While Kenyan tea prices have generally traded well over the Fairtrade minimum for several years, the price at the Mombasa auction, which accounts for 95% of the country’s tea supply to the export market, remains at a three-year low amid depressed global demand due to the pandemic. Even though child labour has been linked to production, violations related to tea production have historically been less extreme than those observed in cocoa and coffee supply chains. However, the economic implications of the pandemic over the next couple of years are likely to create an environment where child labour violations will increase if growers do not receive adequate financial protections.
Failure to tackle forced child labour could lead to serious penalties
Due to the severity of abuses in Côte d’Ivoire, there is a heightened risk that punitive action will be taken by EU and American authorities. For example, the US Customs and Border Protection Agency (CBP) is currently investigating links between cocoa production in Côte d’Ivoire and forced child labour. The agency has the legal authority to withhold imports of goods associated with forced labour. As a worst-case example of the forms of punitive action, the CBP has recently issued a wholesale ban on tobacco from Malawi due to associations with forced child labour. However, the agency’s actions tread a fine line between compelling suppliers to eradicate forced child labour and causing harm to vulnerable smallholding producers.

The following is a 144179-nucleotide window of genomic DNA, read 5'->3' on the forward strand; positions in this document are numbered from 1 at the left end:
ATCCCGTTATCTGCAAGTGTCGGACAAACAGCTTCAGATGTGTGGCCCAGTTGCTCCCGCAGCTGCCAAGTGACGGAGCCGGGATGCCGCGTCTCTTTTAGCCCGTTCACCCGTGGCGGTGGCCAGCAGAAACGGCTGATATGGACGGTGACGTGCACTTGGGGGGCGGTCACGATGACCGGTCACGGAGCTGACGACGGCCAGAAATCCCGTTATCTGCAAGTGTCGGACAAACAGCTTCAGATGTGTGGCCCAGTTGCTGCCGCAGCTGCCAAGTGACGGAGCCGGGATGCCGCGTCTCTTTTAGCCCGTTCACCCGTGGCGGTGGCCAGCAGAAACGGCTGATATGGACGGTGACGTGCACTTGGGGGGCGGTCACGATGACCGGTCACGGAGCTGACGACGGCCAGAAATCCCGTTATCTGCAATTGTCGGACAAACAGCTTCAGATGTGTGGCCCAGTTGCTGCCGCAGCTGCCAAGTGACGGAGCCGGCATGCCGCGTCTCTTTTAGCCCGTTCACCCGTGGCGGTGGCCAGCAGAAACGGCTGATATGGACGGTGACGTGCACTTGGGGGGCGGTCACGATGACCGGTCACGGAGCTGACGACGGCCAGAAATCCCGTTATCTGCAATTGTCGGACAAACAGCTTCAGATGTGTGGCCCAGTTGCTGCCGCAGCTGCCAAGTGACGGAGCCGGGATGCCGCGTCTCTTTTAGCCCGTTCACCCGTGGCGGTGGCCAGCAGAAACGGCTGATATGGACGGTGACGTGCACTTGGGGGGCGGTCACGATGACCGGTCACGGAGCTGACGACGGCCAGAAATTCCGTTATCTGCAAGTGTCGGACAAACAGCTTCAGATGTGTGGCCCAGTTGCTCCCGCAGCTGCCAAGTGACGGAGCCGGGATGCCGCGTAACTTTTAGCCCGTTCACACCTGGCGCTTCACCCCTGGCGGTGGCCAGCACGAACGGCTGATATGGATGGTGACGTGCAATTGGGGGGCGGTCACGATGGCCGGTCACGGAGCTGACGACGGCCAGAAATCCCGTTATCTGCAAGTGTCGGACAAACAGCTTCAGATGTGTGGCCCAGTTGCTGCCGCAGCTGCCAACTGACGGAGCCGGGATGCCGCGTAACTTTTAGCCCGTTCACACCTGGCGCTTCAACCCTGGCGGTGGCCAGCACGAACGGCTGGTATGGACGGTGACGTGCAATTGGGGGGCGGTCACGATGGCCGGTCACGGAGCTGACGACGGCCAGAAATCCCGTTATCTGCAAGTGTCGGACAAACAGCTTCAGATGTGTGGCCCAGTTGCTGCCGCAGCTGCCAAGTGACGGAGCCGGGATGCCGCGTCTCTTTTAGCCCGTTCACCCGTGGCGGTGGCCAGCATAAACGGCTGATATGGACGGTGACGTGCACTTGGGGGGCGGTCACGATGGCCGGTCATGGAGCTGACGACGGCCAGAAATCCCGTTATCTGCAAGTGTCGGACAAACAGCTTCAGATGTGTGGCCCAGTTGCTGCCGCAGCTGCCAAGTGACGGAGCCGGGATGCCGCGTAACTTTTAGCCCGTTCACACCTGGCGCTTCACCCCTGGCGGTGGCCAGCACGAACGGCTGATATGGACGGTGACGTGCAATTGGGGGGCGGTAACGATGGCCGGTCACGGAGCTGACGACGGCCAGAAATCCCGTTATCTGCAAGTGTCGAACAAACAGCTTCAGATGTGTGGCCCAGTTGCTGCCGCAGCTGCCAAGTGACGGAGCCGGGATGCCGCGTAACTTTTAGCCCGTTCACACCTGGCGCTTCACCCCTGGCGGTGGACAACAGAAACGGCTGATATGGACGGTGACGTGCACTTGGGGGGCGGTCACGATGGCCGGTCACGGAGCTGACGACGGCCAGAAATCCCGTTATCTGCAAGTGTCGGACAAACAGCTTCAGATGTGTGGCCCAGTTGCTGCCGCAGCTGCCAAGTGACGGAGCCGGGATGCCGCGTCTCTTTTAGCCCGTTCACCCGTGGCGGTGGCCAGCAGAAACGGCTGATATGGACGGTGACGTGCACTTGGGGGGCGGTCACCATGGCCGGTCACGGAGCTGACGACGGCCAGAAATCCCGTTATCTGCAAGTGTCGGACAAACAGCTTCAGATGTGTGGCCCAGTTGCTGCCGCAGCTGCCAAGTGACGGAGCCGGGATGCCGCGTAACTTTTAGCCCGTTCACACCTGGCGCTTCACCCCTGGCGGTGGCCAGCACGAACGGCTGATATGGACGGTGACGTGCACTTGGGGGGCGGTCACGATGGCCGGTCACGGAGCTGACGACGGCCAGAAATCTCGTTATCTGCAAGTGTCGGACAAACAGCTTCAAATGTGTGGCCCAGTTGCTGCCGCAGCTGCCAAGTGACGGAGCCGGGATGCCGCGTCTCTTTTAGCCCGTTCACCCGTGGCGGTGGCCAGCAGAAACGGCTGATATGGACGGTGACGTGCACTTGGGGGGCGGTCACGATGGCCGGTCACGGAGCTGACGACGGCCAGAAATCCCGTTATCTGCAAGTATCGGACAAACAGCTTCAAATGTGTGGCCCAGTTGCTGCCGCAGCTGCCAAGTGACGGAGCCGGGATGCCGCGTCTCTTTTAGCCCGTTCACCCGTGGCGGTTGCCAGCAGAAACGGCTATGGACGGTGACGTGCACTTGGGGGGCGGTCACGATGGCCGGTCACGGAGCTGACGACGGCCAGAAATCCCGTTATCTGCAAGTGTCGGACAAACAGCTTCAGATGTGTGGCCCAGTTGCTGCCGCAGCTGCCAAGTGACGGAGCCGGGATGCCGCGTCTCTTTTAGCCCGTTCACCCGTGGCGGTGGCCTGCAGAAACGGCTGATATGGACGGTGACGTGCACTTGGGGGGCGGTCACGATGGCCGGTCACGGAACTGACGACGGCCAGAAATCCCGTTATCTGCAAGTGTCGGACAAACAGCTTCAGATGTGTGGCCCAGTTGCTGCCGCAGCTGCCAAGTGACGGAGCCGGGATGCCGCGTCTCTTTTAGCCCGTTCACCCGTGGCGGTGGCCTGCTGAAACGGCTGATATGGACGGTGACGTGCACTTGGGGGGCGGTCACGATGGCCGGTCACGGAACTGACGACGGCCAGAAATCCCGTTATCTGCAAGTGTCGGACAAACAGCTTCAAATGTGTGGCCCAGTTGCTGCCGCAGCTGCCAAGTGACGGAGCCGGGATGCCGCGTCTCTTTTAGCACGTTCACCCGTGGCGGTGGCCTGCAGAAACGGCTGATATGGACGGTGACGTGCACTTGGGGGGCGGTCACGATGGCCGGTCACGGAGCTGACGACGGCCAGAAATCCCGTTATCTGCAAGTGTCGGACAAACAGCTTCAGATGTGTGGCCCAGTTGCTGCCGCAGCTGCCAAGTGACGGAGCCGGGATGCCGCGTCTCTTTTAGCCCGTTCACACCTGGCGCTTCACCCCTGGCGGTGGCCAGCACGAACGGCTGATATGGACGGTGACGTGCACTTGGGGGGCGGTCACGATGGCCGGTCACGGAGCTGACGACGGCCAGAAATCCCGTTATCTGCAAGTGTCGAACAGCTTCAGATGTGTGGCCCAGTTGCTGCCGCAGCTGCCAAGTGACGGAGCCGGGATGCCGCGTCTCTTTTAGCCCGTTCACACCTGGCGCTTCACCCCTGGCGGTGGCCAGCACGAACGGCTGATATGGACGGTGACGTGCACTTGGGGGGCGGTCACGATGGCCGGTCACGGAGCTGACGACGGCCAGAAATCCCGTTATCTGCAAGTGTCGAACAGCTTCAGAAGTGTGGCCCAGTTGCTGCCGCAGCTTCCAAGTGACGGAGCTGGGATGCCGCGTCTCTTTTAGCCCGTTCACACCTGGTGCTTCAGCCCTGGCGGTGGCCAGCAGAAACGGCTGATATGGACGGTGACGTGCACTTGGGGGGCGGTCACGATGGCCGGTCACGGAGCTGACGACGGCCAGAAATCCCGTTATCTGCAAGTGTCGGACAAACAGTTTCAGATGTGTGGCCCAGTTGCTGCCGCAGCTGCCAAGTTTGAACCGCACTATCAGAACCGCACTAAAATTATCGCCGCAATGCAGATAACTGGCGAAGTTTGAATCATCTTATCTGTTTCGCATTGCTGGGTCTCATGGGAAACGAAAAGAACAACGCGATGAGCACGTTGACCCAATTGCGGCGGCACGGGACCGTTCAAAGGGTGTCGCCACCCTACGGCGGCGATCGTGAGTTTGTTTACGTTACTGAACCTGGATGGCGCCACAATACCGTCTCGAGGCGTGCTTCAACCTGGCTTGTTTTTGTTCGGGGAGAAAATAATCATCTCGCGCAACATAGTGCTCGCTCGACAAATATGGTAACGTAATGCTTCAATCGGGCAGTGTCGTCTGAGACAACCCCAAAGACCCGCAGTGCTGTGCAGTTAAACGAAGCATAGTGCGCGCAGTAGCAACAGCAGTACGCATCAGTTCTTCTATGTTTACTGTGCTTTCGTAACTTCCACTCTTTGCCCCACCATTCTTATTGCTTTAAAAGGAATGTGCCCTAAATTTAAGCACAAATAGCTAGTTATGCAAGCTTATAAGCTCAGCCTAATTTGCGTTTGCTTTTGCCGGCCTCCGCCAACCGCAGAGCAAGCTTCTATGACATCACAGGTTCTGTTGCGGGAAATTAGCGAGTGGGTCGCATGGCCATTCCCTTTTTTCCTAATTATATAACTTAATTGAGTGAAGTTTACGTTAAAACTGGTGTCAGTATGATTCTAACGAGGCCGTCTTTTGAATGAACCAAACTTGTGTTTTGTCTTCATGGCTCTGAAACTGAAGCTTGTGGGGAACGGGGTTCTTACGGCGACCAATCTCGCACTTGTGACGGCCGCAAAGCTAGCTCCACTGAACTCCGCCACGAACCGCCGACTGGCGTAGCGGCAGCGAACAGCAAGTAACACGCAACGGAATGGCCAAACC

Our team of forecasters see a 16.7% chance that the CBP will issue a total ban on cocoa from Côte d’Ivoire over the issue of forced child labour. The underlying reason for this remote chance is that such a ban would result in a direct economic hit on the US’ largest chocolate manufacturers, given Ivorian cocoa’s leading role in market supply.
Rather, we think it is likely that the agency will take a small-scale, targeted approach to combat forced child labour associated with Ivorian cocoa imports. Still, such a targeted measure will be difficult to implement given the challenge of traceability of cocoa in Côte d’Ivoire, which is often aggregated at the co-operative or regional level rather than by individual producers.
Similarly, it is likely that Western governments will take more punitive action to combat child labour in tea and coffee supply chains as the 2025 SDG deadline to eliminate child labour approaches. There is growing support in the EU for stricter reporting and supply chain tracing. Failure by industry stakeholders to take preventive action now will likely result in painful consequences later on.
As the main driver of child labour in commodity supply chains is poverty resulting from low and unstable prices, importers have the greatest opportunity to affect positive change. Buyers can work more closely with local governments to ensure that higher market prices are reflected in farmgate prices and producers have a safety net if market prices drop. Furthermore, ensuring that commodities are purchased at prices that reflect the true cost of production, improving livelihoods over the longer term, will therefore be the most effective solution to child labour risks.